The photographer of this graffiti says he saw it in a window and decided to capture it. I saw the photo and decided to use it (freely shareable) to address a widely held misperception among Christians and non-Christians alike.
Many people see God as predominantly unhappy, ready to smite at the slightest provocation. Yet love and grace don’t flow from an abundance of crankiness, but rather, from such profound joy that it spills over even to enemies.
Heaven and angels and all sorts of beings associated with God are consistently portrayed as rejoicing with Him, usually connected immediately with worship. God is supreme in joy, infinite in love, and unmatched in wise, creative goodness. While He’s clearly displeased with some things at some times, that doesn’t mean He’s an ill-tempered Being.
For example, four successive chapters in the book of Job (38-41) are God’s running commentary of delight over the creatures and systems He created on Earth and in its immediate cosmic surroundings. Consequently, Job decides he was a bit rash (though I don’t think entirely unreasonable) in his rant to God. “Surely I spoke of things I did not understand, things too wonderful for me to know.” (Job 42:3) God evidently didn’t think Job was unreasonable, either, for He wasn’t displeased with Job. Sarcastic with a touch of humor, yes, but not displeased.
At any rate, who knows what God has done in the billions of entire galaxies we’re only now discovering? A decade ago, we didn’t even know they exist let alone what marvels they contain. If you and I can delight over beauty or be greatly moved when gazing upon majestic sights even in this fallen world, think what God gets to see every day throughout His wondrous universe—densely rich things He’s not yet introduced to us.
My point is that we can be happy for God that His pervasive joy pours into His creation, which certainly includes mankind. That delight is meant to be contagious; we should “catch” it from Him because our glad-heartedness, cheer, and happiness delights Him and is a primary form of worship.
Old Testament vs. New Testament
So what are we to make of the “mean” God of the Old Testament? I don’t have all the answers, but I do have a few ideas. First, I know that if we overlook the joyful OT God, we’ll never make sense of Jesus or his vision of new life for the world that God has always loved.
I also know that while God Himself doesn’t change, He does change His tactics over the centuries when dealing with mankind. Off the top of my head, one example is the woman caught in adultery, whom Jesus protected from being stoned by the Pharisees.
They, of course, considered Jesus a lawbreaker. But he knew that the New Covenant overwrites the Old Covenant, yet doesn’t alter God’s intent that His Law of love—the Ten Commandments—be both the course and reflection of transformed human spirit and character.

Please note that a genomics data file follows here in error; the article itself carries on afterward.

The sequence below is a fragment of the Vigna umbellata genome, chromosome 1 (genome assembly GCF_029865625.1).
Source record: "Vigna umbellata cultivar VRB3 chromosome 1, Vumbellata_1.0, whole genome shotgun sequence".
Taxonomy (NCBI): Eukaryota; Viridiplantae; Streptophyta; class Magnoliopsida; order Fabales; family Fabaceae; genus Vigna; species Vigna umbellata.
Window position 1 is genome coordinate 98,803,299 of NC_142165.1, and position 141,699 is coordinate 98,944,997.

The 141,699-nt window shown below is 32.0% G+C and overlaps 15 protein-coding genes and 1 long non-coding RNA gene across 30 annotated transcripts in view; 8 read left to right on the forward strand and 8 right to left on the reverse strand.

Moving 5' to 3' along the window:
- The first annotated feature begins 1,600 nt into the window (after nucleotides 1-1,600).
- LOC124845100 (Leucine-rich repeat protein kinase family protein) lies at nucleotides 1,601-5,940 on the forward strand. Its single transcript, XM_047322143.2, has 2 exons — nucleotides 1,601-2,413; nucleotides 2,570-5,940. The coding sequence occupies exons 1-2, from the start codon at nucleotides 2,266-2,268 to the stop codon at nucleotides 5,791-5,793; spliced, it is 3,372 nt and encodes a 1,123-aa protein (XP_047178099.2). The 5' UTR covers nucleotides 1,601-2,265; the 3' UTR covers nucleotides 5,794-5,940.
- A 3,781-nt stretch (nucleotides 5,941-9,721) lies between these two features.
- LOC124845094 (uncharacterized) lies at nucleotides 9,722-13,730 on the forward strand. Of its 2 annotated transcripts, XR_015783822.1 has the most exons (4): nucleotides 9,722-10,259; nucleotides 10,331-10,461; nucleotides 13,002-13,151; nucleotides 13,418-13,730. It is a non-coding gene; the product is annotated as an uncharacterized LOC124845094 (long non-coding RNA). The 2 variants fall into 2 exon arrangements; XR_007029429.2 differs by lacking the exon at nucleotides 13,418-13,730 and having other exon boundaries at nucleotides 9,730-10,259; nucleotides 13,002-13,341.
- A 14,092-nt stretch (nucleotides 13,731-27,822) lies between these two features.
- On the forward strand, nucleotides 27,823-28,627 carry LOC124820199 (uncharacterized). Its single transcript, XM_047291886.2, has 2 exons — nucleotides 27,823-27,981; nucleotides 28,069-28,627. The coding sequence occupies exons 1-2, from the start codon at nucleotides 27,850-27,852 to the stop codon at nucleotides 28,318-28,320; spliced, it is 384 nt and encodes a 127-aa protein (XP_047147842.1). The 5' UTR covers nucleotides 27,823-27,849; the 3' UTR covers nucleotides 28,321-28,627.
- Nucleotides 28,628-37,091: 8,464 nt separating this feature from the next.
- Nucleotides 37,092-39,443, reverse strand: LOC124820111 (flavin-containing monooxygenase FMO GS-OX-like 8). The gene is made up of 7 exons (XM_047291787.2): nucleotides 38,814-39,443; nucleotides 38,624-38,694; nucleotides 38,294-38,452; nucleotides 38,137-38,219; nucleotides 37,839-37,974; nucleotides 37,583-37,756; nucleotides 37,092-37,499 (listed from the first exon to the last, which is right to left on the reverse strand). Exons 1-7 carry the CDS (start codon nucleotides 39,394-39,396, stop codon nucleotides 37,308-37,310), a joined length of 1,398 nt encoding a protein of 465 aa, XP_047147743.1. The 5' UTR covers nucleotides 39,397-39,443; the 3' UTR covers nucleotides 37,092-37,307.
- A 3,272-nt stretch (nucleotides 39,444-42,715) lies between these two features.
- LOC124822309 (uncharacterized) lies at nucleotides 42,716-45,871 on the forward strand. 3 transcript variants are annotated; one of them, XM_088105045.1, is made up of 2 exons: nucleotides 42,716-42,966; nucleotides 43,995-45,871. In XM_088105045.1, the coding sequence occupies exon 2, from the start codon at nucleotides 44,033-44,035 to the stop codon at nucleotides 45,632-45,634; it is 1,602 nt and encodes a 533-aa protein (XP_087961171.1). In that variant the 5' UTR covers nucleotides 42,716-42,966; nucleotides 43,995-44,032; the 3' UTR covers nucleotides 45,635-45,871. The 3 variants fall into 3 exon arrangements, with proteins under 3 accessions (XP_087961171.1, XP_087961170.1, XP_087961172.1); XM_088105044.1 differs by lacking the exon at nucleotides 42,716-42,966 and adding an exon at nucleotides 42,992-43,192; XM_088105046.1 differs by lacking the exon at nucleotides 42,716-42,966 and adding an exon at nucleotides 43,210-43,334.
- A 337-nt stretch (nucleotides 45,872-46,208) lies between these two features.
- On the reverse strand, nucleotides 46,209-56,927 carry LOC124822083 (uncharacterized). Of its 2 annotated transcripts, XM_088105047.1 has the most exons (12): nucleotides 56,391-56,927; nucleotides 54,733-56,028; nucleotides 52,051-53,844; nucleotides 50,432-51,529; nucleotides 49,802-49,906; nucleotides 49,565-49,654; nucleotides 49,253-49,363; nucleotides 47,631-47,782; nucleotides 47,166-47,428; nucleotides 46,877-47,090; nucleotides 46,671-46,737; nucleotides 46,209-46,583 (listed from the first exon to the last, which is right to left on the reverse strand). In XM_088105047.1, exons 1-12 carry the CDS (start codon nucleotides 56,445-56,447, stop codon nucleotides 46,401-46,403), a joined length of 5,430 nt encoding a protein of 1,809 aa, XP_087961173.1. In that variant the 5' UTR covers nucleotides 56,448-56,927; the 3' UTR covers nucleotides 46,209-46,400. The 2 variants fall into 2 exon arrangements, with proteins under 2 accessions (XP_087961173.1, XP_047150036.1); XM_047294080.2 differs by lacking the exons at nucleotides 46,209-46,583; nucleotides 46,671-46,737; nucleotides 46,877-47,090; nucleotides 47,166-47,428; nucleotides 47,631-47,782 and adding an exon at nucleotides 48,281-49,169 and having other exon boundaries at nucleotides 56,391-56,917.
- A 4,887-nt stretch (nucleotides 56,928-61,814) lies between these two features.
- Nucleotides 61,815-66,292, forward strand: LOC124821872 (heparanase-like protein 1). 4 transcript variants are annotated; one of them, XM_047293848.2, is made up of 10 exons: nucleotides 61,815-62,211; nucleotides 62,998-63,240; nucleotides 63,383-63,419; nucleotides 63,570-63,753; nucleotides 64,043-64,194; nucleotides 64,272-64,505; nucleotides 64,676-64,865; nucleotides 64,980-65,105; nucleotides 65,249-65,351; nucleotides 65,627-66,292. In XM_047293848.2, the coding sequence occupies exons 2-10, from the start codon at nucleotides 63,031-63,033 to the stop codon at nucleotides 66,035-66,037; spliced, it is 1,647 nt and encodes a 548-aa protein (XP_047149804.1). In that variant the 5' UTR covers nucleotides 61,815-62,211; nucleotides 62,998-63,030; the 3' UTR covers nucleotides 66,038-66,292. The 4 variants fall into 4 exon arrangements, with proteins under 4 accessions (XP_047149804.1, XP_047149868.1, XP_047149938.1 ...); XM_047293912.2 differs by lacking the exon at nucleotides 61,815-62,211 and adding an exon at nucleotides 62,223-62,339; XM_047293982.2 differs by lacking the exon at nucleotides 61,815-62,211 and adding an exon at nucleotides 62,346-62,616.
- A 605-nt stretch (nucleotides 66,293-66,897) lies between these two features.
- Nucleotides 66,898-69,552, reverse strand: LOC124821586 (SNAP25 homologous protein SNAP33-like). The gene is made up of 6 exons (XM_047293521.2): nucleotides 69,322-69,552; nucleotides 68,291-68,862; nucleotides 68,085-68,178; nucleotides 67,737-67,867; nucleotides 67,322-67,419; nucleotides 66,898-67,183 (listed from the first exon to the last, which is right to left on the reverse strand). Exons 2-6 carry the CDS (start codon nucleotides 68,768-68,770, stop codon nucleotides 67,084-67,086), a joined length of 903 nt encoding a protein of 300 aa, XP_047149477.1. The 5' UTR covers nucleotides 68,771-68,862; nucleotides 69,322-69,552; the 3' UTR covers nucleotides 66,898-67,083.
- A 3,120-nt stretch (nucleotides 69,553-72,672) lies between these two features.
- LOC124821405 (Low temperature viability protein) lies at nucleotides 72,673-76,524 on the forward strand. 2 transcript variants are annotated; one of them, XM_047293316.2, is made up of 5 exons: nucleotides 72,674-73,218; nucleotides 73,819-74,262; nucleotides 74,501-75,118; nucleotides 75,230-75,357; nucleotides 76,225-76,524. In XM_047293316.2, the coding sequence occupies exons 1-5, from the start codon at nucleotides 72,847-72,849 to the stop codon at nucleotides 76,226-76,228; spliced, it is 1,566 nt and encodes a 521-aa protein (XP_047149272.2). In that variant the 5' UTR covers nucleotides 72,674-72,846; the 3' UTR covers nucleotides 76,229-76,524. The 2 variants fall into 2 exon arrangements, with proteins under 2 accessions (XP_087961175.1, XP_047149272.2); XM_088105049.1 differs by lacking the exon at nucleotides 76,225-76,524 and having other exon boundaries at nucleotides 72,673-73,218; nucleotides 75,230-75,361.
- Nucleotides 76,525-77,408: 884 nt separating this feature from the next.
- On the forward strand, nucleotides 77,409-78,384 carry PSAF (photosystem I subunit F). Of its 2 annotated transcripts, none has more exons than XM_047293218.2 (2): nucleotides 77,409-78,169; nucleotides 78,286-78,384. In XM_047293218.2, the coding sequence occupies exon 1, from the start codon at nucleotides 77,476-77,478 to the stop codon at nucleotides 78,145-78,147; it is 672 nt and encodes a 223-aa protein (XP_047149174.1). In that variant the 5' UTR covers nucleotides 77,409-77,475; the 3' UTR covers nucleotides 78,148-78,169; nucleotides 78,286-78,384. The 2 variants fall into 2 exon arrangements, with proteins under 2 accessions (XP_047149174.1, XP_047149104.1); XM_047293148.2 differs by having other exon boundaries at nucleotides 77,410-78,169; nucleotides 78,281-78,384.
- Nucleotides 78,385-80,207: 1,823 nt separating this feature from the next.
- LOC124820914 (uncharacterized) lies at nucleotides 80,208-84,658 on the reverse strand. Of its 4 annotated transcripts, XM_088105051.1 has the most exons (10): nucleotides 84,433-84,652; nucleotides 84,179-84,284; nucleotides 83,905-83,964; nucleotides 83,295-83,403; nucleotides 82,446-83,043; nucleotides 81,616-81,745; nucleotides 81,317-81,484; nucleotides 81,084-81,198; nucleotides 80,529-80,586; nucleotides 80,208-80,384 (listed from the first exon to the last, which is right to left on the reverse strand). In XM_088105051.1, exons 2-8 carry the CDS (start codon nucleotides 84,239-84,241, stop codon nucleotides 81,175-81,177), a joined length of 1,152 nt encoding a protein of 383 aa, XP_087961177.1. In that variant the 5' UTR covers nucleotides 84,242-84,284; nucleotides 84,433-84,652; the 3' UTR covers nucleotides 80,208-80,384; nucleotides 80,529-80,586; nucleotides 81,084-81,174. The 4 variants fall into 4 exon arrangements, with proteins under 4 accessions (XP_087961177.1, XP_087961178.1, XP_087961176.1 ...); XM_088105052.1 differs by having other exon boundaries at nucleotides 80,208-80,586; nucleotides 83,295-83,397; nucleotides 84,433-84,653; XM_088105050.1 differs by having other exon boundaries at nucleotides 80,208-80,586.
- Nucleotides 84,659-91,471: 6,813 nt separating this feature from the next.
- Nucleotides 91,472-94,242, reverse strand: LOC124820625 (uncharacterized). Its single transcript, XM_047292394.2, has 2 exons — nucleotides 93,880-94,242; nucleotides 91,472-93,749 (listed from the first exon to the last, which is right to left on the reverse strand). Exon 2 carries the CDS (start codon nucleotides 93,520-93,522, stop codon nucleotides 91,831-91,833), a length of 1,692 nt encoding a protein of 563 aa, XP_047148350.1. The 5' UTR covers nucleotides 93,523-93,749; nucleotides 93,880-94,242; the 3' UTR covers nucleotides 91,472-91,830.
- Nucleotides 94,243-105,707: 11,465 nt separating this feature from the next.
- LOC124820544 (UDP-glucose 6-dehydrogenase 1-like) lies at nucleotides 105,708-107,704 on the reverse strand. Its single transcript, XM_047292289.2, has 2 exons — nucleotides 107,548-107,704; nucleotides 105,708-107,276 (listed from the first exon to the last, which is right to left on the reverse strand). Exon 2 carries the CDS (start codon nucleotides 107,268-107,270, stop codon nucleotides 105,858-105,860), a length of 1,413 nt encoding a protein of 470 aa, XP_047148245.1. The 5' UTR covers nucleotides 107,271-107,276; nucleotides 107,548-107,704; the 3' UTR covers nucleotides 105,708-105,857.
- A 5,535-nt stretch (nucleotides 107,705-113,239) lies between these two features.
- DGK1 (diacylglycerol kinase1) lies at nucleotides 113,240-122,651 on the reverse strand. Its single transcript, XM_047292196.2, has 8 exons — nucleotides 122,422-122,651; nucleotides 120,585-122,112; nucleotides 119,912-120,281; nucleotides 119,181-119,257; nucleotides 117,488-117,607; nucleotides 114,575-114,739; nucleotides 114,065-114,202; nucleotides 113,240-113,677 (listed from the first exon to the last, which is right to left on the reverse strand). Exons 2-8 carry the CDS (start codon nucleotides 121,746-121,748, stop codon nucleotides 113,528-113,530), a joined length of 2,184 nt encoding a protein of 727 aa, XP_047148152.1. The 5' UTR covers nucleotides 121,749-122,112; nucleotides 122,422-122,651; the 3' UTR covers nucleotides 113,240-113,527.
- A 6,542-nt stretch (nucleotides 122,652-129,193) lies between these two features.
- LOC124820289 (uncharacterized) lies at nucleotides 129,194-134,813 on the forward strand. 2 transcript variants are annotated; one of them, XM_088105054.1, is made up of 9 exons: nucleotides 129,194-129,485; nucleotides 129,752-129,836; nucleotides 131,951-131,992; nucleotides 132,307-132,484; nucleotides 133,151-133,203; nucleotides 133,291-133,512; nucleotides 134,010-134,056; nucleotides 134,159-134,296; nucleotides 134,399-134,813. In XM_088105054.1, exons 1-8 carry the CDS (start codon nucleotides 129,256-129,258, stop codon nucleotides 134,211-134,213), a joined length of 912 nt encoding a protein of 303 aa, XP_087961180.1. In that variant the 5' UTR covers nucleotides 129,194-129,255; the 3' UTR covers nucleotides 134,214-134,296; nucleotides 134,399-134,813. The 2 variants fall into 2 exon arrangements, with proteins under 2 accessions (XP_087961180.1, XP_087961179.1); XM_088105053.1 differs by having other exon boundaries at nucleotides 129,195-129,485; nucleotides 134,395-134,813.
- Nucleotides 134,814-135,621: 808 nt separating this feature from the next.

It’s important to realize that lesser laws regarding circumcision, sacrifice, oaths, tithing, stoning, etc., aren’t the Law. The Pharisees had forgotten this, which is precisely what Paul, like Jesus and the original disciples, consistently pointed out.
I think a major problem today is the idea that God gave the Law only to show how miserably mankind fails to measure up. God’s Law does do that, but its larger purpose is to restore to us His vision of who we can be. It shows direction and possibility rather than impossibility; and it’s precisely what Jesus embodies and teaches so we can see and pursue that vision.
We might also consider that the twelve original disciples were to Jesus what the twelve original tribes of Israel were to God—an ever-expanding inner circle of collaborators in His plan for the entire world. Although it started with Israel, it was always intended to include everyone—Jews and Gentiles, males and females, young and old, rich and poor, sinners and saints. (Coincidentally, this week I read an interesting article here about the Twelve. Since it fits with my post, you might like it, too.)
It’s wise to remember that Jesus never abolished the Law. What he abolished was Death. When Scripture says that Christ is the end of the Law, it means completion and fulfillment, not cessation or termination. Today’s widespread teaching that Jesus rendered the Law irrelevant is a serious flaw that blinds our faith and paralyzes blessedness.
As the writer of Hebrews said, we fix our eyes on Jesus, who for the joy set before him endured the cross (Heb. 12:2). But by ignoring or minimizing the Law, it is we who render Jesus and all his work irrelevant. In his own words, he boiled the Big Ten down to two simple commands: Love God with all your heart, mind, strength, and soul; and love your neighbor as yourself.
This is the common link I see between the OT and NT; and it doesn’t flow from perpetually miserable cranks. It’s the action of people who can cheerfully obey because they increasingly see what God sees as they prepare for bigger, grander, even more delightful things to come.
Therefore, when we trash-talk what God has made, and worse, ascribe that disdain to Him, we easily conclude that He’s either out to get us or has now taken refuge somewhere far away. It’s tough to love and admire a cosmic Sourpuss, yet that’s what we try to do. Then we say that relationship with God is difficult. That distorted view robs us of the desire to collaborate with Him in furthering His good in what He’s already created and, even now, is happily making new again.